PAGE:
Arkansas Man Facing Felony Charges for Selling Live Asian Carp in Michigan


Acting swiftly on a tip, the Michigan Department of Natural Resources (DNR) arrested an Arkansas man for selling live grass carp out of his truck, a type of invasive Asian carp.

David Shane Costner, the alleged carp seller, is awaiting an arraignment on various counts for knowingly possessing and selling a restricted species, according to Ed Golder, public information officer for the DNR.

Costner is pond stocking supplies salesman, which he sold from a mobile truck. He had a number of other non-restricted species for sale. When DNR officers intercepted him in Midland, Costner was in possession of at least 100 live Asian carp, Golder said.

The sale of these fish is illegal in Michigan whereas in neighboring states such as Ohio or Indiana, they are not illegal to sell, according to Golder. Since the fish eat weeds from the bottom of water systems, they are favorable for private ponds, but not in the wild where they disrupt the habitat for native fish.

Original press release issued by Michigan Department of Natural Resources on June 5, 2012:

Attorney General Bill Schuette and Michigan Department of Natural Resources Director Rodney Stokes today announced that the Attorney General’s Criminal Division has charged an Arkansas man with 12 felony counts of possessing and selling live Asian carp in violation of state law protecting against the spread of invasive species. The charges follow a joint investigation by the DNR’s Special Investigation Unit and Commercial Fish Enforcement Unit.

Costner's truck. Click to see detail of "grass carp" written on the side of the truck.

“Once destructive Asian carp enter our waterways, the damage cannot be undone,” said Schuette. “We must remain vigilant and use every tool available to protect Michigan’s tourism and sport-fishing industries from this dangerous threat.”

“Invasive species in general and the Asian carp in particular pose one of the most serious current threats to the economy and the ecology of the Great Lakes,” said Stokes. “The excellent work in this case by the DNR’s Law Enforcement Division is one more indication that we will continue to vigilantly protect the lakes from this menace.”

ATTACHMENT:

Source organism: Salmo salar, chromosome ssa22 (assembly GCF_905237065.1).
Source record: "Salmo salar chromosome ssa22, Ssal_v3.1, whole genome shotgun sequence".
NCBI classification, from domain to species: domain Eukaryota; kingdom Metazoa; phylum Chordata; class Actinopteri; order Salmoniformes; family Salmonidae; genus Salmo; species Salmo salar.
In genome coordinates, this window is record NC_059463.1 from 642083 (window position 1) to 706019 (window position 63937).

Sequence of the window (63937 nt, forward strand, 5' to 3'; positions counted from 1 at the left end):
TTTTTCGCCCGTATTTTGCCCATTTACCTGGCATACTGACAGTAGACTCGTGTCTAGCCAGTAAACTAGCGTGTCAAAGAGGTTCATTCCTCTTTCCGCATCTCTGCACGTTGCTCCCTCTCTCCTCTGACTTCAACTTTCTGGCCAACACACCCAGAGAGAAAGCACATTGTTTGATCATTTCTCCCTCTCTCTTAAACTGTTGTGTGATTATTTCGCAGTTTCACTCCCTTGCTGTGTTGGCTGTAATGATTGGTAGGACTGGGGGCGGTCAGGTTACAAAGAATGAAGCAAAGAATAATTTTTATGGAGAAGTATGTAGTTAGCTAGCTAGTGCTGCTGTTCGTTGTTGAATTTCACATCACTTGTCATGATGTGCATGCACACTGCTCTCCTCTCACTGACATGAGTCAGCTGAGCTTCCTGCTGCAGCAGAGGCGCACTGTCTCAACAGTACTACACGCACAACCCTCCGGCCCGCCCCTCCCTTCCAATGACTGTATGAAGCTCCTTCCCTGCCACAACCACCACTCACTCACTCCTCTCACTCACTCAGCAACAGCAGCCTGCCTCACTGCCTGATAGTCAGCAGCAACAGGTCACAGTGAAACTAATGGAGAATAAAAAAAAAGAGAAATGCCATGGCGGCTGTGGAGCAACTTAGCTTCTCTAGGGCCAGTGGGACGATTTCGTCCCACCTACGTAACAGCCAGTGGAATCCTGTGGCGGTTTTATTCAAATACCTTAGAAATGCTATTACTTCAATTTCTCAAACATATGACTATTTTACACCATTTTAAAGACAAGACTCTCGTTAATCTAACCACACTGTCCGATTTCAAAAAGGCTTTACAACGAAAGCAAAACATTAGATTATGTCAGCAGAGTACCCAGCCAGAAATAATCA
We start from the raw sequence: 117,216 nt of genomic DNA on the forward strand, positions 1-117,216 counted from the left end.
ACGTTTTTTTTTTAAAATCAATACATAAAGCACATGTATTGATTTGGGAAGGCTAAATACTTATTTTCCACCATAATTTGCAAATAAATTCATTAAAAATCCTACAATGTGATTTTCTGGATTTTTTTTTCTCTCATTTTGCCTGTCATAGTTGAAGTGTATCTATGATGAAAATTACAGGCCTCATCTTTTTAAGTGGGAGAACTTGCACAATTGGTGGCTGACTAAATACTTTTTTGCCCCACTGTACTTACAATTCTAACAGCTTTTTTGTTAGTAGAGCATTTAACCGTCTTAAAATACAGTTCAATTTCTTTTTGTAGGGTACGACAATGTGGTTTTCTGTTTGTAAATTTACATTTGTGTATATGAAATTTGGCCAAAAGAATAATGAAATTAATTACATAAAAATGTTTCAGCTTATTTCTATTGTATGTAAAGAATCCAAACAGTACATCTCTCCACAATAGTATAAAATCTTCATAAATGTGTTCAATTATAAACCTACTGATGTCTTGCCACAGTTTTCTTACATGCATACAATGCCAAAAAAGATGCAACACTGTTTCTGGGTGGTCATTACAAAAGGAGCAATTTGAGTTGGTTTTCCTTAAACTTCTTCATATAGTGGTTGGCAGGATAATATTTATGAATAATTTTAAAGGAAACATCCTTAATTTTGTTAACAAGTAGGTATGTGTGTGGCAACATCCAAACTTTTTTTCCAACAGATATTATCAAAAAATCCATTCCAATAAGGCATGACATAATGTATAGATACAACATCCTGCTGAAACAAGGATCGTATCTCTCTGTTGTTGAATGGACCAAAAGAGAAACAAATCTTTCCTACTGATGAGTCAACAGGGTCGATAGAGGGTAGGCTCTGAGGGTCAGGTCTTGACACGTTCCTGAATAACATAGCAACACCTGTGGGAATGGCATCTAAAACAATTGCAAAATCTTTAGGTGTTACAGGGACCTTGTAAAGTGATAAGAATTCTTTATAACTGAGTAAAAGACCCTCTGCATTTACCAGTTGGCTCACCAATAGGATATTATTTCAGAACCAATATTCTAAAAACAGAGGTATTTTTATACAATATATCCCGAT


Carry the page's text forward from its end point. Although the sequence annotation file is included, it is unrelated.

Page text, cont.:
It is alleged David Shane Costner, 42, of Harrisburg, Ark., possessed 110 grass carp fish, a type of invasive Asian carp. The fish were allegedly transported and sold from tanks housed in a semi-truck furnished by parent company Farley’s Arkansas Pondstockers. Costner allegedly traveled around the state, conducting sales of the illegal carp from store parking lots. The trucks also contained live fish species permitted under state law, including channel catfish, largemouth bass and fathead minnows. On May 16, 2012, Costner allegedly sold two of the live grass carp to undercover DNR investigators in Midland, Mich.

Grass carp, which are herbivorous and could potentially remove all vegetation from a body of water at the expense of native species, have been illegal to possess in Michigan for decades. Stokes said the DNR has been aggressively monitoring traffic in restricted species since the threat of Asian carp entering the Great Lakes became apparent.

Schuette filed the following charges against Costner today in Midland’s 75th District Court:

  • 10 counts of possession of an illegal species, a felony punishable by two years in prison and a fine of $2,000-$20,000 for each violation; and
  • Two counts of selling an illegal species, a felony punishable by two years in prison and a fine of $2,000-$20,000 for each violation.

Arrangements are being made for Costner to surrender himself to the proper authorities. Arraignment will be scheduled in Midland’s 75th District Court at a later date.

Citizens who are aware of the trade or movement of any restricted species of fish in Michigan are asked to call the DNR’s 24-hour Report All Poaching (Rap) Hotline at 800-292-7800.

A criminal charge is merely an accusation and the defendants are presumed innocent unless proven guilty.

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